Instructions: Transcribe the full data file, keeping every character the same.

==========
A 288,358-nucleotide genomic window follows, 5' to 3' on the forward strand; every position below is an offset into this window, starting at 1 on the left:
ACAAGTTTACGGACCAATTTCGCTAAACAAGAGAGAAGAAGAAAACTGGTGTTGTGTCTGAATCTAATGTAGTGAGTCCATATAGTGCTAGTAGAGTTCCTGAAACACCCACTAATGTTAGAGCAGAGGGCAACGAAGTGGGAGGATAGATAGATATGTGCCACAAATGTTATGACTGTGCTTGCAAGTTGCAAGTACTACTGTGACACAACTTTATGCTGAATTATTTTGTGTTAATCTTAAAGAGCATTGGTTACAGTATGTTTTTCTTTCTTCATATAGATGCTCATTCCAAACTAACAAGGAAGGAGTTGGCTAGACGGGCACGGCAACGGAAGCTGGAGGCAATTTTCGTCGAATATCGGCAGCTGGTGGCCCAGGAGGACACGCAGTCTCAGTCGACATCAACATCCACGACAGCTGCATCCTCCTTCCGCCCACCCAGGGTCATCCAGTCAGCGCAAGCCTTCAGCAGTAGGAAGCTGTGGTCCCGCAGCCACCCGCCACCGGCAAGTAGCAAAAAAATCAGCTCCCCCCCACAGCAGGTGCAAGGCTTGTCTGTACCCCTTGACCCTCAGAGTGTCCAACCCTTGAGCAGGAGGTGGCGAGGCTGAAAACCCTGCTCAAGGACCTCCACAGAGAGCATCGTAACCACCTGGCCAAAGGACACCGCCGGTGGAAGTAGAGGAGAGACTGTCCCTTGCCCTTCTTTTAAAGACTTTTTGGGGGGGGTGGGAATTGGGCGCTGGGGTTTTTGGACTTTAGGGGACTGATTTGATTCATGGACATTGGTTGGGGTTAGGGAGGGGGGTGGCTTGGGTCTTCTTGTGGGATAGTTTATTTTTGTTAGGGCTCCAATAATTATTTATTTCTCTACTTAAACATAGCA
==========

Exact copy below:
A 288,358-nucleotide genomic window follows, 5' to 3' on the forward strand; every position below is an offset into this window, starting at 1 on the left:
ACAAGTTTACGGACCAATTTCGCTAAACAAGAGAGAAGAAGAAAACTGGTGTTGTGTCTGAATCTAATGTAGTGAGTCCATATAGTGCTAGTAGAGTTCCTGAAACACCCACTAATGTTAGAGCAGAGGGCAACGAAGTGGGAGGATAGATAGATATGTGCCACAAATGTTATGACTGTGCTTGCAAGTTGCAAGTACTACTGTGACACAACTTTATGCTGAATTATTTTGTGTTAATCTTAAAGAGCATTGGTTACAGTATGTTTTTCTTTCTTCATATAGATGCTCATTCCAAACTAACAAGGAAGGAGTTGGCTAGACGGGCACGGCAACGGAAGCTGGAGGCAATTTTCGTCGAATATCGGCAGCTGGTGGCCCAGGAGGACACGCAGTCTCAGTCGACATCAACATCCACGACAGCTGCATCCTCCTTCCGCCCACCCAGGGTCATCCAGTCAGCGCAAGCCTTCAGCAGTAGGAAGCTGTGGTCCCGCAGCCACCCGCCACCGGCAAGTAGCAAAAAAATCAGCTCCCCCCCACAGCAGGTGCAAGGCTTGTCTGTACCCCTTGACCCTCAGAGTGTCCAACCCTTGAGCAGGAGGTGGCGAGGCTGAAAACCCTGCTCAAGGACCTCCACAGAGAGCATCGTAACCACCTGGCCAAAGGACACCGCCGGTGGAAGTAGAGGAGAGACTGTCCCTTGCCCTTCTTTTAAAGACTTTTTGGGGGGGGTGGGAATTGGGCGCTGGGGTTTTTGGACTTTAGGGGACTGATTTGATTCATGGACATTGGTTGGGGTTAGGGAGGGGGGTGGCTTGGGTCTTCTTGTGGGATAGTTTATTTTTGTTAGGGCTCCAATAATTATTTATTTCTCTACTTAAACATAGCA